The Finns; what are their views on passive houses and nZEB?
December 15, 2011

The Finns; what are their views on passive houses and nZEB?

The idea of a net Zero Energy Building (nZEB) is greatly discussed in Finland. By definition, the nZEB has zero net energy consumption which is based on the balance of energy produced and consumed in a building and usage of renewable sources. The nZEB concept is of great interest in the EU as the EBPD Directive requires that newly constructed housing must be net zero energy buildings from 2020.

Currently in Finland, there is great interest in building low-energy houses that are air-tight and have mechanical ventilation system with heat recovery. Emphasis today is placed on achieving the overall energy consumption of 150 kWh/(m^2.a) which includes heating consumption of approximately 40-60 kWh/(m^2.a), which are certainly low figures for the region, but there is still a lot to do. Today’s average airtightness in low-energy buildings is below 2.0 h^-1 at 50 Pa, although the current Finnish Building Regulations 2011 requires n50 = 4 h^-1. The gross heated area for residential housing is around 160-200 m^2 accommodating a family with 4 up to 6 children. The most common building types are brick, timber and concrete structures along with log houses with log thickness of 200-270 mm providing very air-tight envelope (on average below n50 = 2 h^-1). The energy retrofitting for buildings with life span expectancy of 100-300 years is ongoing work that uses a special approach with energy savings cards describing saving potentials separately.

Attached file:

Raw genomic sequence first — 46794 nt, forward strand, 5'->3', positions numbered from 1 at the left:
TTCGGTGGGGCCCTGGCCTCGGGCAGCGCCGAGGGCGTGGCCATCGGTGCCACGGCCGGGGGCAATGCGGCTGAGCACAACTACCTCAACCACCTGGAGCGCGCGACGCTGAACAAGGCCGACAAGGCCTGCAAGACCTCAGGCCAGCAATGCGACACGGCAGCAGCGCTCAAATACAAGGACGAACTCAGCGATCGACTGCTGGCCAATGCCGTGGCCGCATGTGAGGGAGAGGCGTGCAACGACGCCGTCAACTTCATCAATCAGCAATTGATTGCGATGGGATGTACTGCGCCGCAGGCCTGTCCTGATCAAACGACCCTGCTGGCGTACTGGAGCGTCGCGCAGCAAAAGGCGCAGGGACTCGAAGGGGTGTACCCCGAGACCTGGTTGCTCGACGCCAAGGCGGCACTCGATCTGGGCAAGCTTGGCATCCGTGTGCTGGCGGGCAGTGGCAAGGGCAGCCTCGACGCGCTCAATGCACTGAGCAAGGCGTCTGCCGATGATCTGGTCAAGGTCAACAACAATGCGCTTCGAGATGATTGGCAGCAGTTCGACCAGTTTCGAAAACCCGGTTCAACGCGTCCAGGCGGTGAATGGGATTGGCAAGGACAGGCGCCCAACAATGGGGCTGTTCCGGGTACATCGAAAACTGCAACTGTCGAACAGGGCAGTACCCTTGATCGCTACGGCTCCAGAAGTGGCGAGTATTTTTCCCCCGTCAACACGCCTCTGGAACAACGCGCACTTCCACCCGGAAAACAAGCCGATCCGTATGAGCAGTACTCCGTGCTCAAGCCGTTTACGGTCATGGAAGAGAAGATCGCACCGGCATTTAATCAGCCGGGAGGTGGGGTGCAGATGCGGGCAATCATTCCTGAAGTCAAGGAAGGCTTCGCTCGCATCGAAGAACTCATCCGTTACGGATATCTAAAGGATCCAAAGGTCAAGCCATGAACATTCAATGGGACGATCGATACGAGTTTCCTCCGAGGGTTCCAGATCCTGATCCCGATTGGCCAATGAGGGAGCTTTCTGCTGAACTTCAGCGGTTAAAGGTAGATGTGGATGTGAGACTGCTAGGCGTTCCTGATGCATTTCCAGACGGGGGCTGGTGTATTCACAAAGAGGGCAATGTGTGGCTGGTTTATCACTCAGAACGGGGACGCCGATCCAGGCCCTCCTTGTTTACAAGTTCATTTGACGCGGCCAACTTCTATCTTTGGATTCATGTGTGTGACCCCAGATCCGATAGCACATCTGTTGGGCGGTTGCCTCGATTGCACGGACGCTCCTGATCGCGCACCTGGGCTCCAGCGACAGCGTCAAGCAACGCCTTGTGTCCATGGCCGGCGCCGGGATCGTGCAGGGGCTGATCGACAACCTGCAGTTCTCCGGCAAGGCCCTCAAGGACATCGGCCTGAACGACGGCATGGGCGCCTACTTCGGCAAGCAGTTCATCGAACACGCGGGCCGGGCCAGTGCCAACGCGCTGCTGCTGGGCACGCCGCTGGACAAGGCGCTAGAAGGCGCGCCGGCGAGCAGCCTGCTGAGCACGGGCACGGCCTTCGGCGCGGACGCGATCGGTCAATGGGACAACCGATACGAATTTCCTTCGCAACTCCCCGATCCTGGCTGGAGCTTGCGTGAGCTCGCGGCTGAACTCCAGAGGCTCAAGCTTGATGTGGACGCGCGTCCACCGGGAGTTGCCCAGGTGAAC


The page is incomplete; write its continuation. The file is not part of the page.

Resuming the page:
Achievement of nZEB is based on the idea that the passive house concept should be used as a baseline for building a house and additional renewable on-site resources would supply the necessary energy and any energy surplus would be send to district grid system. Finns want to use their own alternative passive house concept based on the Finnish climatic conditions with achievable values of 20-30 kWh/(Br m^2.a) for the gross heated area. The house will have an intelligent control system linking all building services to provide the good indoor climate. Such super-insulated air-tight buildings will still have challenges to adapt to the Finnish lifestyle based on daily use of wood-based saunas and preferably open fireplaces creating potential problems with smoke spreading throughout the whole house.

Image: nZEB by